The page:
A lot of people think it’s death penalty “versus” God’s mercy. Truth is, the death penalty is God’s mercy.
Consider Joshua and Achan [Joshua 7]. Israel’s battle against Jericho was a piece of cake. They demolished its fortified wall and strong people without a sweat. But Achan saw gold and silver coins among the set-apart things from Jericho and stole them.
So, when they fought the next enemy stronghold called Ai—which was a lot smaller than Jericho—they were badly defeated. It was all because of Achan’s sin. Until this sin was dealt with, God declared that, “For now Israel itself has been set apart for destruction.”
In other words, Israel faced the “death penalty” as a nation from God.
To resolve this, God told Joshua what to do with the guilty person: “The one who has stolen…will himself be burned with fire, along with everything he has, for he has broken the covenant of the Lord and has done a horrible thing in Israel.”
In other words, death penalty. God himself told Joshua to sentence the crook with the death penalty.
So that Israel would be saved from being set apart for destruction. That was God’s mercy on Israel. For God to spare Israel and have mercy on them, Achan and his family must suffer death.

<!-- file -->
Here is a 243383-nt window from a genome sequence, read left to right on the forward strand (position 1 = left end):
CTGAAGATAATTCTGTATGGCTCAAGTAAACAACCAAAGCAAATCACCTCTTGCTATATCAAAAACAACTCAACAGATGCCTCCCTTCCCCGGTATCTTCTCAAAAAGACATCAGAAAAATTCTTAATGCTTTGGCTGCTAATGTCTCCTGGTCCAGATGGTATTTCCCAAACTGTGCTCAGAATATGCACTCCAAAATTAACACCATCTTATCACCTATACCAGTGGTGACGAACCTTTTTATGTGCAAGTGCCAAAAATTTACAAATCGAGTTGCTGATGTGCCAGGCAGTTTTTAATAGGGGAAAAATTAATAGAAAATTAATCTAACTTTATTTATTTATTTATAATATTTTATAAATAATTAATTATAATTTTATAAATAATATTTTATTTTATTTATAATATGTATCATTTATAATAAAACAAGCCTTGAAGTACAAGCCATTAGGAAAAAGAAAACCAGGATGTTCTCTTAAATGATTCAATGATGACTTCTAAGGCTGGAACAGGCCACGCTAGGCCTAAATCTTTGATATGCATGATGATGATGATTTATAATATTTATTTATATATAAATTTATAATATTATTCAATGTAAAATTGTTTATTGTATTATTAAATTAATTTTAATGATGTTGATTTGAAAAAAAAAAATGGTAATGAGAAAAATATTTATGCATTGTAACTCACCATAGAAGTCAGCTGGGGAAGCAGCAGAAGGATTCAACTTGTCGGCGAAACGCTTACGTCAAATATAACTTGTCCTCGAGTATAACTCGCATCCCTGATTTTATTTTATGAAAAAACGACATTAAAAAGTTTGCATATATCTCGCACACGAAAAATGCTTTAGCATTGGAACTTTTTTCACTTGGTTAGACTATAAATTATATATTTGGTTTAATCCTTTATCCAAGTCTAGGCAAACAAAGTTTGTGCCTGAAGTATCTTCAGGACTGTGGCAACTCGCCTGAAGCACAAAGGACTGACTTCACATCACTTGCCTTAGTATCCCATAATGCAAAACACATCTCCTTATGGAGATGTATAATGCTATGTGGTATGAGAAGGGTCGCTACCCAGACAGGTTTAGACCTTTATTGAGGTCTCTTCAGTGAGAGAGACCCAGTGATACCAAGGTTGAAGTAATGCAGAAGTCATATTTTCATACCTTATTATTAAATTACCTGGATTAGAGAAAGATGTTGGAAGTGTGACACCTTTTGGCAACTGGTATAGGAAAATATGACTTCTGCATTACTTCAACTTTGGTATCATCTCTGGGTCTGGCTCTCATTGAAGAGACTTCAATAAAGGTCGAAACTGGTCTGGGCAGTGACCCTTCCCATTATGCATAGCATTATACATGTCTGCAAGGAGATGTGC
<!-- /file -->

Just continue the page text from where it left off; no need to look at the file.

Then Joshua and all the Israelites took Achan, the silver, the robe, the bar of gold, his sons, daughters, cattle, donkeys, sheep, goats, tent, and everything he had, and they brought them to the valley of Achor. Then Joshua said to Achan, “Why have you brought trouble on us? The Lord will now bring trouble on you.” And all the Israelites stoned Achan and his family and burned their bodies.
Likewise, today, instead of all of us suffering in the hands of hardened criminals whose hobby is commit heinous crimes, we can apply the death penalty if it becomes part of the law of the land.
The New Testament endorses death penalty.
For the one in authority is God’s servant for your good. But if you do wrong, be afraid, for rulers do not bear the sword for no reason. They are God’s servants, agents of wrath to bring punishment on the wrongdoer. [Romans 13.4]
The term “sword” connotes the death penalty, not life imprisonment.
But some would say that Jesus never espoused death penalty but love and forgiveness and mercy. Well, fact is, the whole bible is the Word of God—because Jesus Christ is the Word of God [Revelation 19.13]. Even if he didn’t mention it in the Gospel, he supported it by the mere fact that it is in the letter to the Romans in the New Testament.
And God’s judgment is his love and mercy.
Jesus will never contradict God’s Word in the bible.
As simple as that.